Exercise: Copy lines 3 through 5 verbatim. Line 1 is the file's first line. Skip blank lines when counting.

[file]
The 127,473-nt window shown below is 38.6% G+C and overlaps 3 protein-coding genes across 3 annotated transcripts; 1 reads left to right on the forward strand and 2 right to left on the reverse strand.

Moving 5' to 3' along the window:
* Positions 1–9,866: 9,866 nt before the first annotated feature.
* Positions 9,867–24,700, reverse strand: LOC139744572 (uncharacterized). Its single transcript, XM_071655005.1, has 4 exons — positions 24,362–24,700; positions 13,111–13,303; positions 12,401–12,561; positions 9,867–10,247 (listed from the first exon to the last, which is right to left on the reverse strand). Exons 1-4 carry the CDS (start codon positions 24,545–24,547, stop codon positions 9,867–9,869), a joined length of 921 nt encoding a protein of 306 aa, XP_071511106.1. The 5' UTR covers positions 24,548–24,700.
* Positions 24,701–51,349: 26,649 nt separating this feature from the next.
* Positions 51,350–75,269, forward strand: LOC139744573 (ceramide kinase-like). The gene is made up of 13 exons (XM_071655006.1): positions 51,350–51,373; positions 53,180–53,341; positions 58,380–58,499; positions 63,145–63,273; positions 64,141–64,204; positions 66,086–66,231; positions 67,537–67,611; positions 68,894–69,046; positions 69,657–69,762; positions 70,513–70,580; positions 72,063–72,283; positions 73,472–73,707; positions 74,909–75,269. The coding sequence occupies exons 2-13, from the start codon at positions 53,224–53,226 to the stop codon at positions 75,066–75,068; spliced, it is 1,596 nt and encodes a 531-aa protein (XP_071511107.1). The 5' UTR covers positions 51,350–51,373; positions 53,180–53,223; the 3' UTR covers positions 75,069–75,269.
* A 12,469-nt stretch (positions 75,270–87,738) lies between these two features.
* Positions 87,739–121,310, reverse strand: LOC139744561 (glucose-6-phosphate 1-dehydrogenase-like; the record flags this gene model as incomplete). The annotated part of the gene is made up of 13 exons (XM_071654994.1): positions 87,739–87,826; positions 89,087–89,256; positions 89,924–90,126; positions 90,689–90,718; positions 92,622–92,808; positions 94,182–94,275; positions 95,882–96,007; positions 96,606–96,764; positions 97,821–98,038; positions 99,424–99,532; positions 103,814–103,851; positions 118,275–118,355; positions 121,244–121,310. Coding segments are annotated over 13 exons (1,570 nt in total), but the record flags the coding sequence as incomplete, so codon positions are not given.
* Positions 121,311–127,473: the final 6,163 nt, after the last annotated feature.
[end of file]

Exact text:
* Positions 1–9,866: 9,866 nt before the first annotated feature.
* Positions 9,867–24,700, reverse strand: LOC139744572 (uncharacterized). Its single transcript, XM_071655005.1, has 4 exons — positions 24,362–24,700; positions 13,111–13,303; positions 12,401–12,561; positions 9,867–10,247 (listed from the first exon to the last, which is right to left on the reverse strand). Exons 1-4 carry the CDS (start codon positions 24,545–24,547, stop codon positions 9,867–9,869), a joined length of 921 nt encoding a protein of 306 aa, XP_071511106.1. The 5' UTR covers positions 24,548–24,700.
* Positions 24,701–51,349: 26,649 nt separating this feature from the next.